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The sweep of perpetual famine?

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Once again the media are presenting us with the images of the mother of all famines -- stretching from Yemen to Somalia, to Sudan and South Sudan, to the Central African Republic and to northern Nigeria. It’s a bad famine but there have been bad famines in the not so distant past -- the great Ethiopian one in 1985 which triggered the rock star, Bob Geldorf, to organise a massive world-wide popular response. (I remember running with tens of thousands of other campaigners in London’s Hyde Park.) Before that in 1974 at the World Food Conference, there was a real feeling that the world was running out of food and dramatic new policies must be put in place by the richer countries. They were and much progress was made. 


Between 1990 and 2015 the proportion of children under five who were malnourished fell from 25% to 14% of the world’s children. People who are still underfed are less severely so. Their average shortfall in calories fell from 170 a day in 1990 to 88 a day last year.   


Increased food production is happening all over the place. In Rwanda, in 2015, peasant farmers produced 792,000 tons of grain which was more than three times as much as in 2000. In Ethiopia cereal production tripled between 2000 and 2014. Cameroon, Ghana, Zambia, Nigeria and Kenya have all over the past decade increased their harvests by 50%.  


If one deducts from the African statistics the famine in parts of the east and northern Nigeria then African progress looks especially good. West Africa in particular has shown rapid improvement in food production. In Nigeria, for all its economic woes and its almost zero growth rate, agriculture is doing well, growing far faster than population. It is more important than the oil sector in terms of value but oil remains the biggest filler of government coffers so gets all the attention from politicians and the media.  


Growth in national income in sub-Saharan Africa is slowly but surely accelerating. Africa, like most parts of the world, has been hit by the Great Recession but most countries have dealt with falling agricultural commodity prices and smaller foreign markets with some success. It is in a strong position to take advantage of the present world recovery. Some African countries continued to grow all along at around 5% a year -- some at 7%, including Tanzania, Rwanda and Ivory Coast. They didn’t miss a beat.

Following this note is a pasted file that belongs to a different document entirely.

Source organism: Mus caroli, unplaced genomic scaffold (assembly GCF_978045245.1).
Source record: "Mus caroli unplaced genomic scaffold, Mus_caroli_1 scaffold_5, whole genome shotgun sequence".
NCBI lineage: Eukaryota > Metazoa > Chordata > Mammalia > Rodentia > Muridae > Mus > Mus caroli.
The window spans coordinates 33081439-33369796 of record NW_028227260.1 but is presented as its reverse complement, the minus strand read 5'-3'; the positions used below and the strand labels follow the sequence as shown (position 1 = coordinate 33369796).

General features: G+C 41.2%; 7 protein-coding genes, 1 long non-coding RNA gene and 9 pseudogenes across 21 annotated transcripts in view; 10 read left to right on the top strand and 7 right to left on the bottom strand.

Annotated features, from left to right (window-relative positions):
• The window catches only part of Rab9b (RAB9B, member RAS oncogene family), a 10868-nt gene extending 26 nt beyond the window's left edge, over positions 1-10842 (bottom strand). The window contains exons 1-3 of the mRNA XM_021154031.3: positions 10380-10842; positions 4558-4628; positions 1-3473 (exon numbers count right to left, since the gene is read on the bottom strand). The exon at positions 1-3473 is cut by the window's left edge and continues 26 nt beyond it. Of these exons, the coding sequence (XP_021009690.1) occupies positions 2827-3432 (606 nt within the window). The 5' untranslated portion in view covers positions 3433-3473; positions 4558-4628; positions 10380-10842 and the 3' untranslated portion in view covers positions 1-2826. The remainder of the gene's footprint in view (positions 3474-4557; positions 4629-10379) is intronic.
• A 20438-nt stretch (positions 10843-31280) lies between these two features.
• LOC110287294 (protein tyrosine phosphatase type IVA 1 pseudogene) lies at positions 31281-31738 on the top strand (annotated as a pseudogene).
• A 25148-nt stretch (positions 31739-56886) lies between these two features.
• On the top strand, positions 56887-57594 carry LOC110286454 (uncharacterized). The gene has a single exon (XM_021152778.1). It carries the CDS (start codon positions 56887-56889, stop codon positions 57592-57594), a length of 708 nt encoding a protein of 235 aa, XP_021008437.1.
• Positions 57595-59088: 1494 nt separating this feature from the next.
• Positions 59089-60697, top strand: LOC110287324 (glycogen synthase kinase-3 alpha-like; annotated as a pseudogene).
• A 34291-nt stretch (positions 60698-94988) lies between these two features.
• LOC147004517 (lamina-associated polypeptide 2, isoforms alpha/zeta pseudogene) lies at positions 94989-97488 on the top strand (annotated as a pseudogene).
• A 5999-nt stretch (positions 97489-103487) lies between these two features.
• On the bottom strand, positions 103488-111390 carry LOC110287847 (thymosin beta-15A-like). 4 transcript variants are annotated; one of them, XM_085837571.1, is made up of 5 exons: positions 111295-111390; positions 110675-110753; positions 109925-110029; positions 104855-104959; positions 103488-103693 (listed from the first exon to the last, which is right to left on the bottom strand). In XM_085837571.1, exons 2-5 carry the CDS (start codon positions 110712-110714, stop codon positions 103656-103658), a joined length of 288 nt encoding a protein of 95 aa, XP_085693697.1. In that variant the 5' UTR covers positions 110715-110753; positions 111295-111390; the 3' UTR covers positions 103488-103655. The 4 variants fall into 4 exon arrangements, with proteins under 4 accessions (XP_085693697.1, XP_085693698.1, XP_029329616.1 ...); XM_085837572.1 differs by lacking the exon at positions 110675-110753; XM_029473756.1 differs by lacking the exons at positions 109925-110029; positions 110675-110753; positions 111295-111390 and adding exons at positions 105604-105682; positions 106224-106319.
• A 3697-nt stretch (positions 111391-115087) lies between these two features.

Agriculture for the foreseeable future will employ a majority of workers. It is mainly peasant agriculture working poor soils in difficult and uncertain weather conditions. Africa does not have the great fertile river basins of Asia whose fertility comes from the silt washed down through the ages from areas where tectonic activity produced mountains rich in nutrients. Nor does it have a water table near the surface, making bore holes more difficult. Much of the interior of Africa is barely worth farming. Only about 4% of arable land is irrigated. The Green Revolution has made inroads but much more slowly than it did in Asia which only has two main crops, rice and wheat. Africa has a dozen food crops and each has needed its own specialist development, along with the fight against plant and animal diseases which are much more prevalent there than elsewhere. Nevertheless, one sees these days a fairly rapid dissemination of improved seeds.  


Other aspects of technology are also making an impact. The mobile phone is number one. Already some African countries have as many phones per head as the US. It is estimated that within three years smart phone penetration will rise from 20% today to 50%. In Kenya, which has pioneered applications that the rich countries have followed belatedly, has for a long time now used phones to enable peasants to purchase credit for fertiliser and other inputs, to receive information on market prices thus cutting down the influence of middlemen, for migrants in the cities to send money home for investment, for nurses to reach remote patients and for consumers to pay with electronic money. Not least, as in India, for subsidies to the poor to be distributed directly without the graft of middlemen.  


Perhaps the greatest single aid to improving agriculture and increasing national incomes is to diminish war. Between 1970 and the end of the century war was all-consuming in many countries. These days there are remnants of war in eastern Congo, there is terrorist war in Somalia and civil war in South Sudan. Overall, there is little war today.  


More peaceful land is more productive. That is why the upcoming elections in Kenya are being watched nervously. The violence in earlier elections threw the rural economy off course. Now few want to see the rapid progress made in recent years being thrown to the wind by new electoral violence. The poor are not running to stay still they are running to make progress.  


For 17 years, Jonathan Power was a foreign affairs columnist for the International Herald Tribune.  

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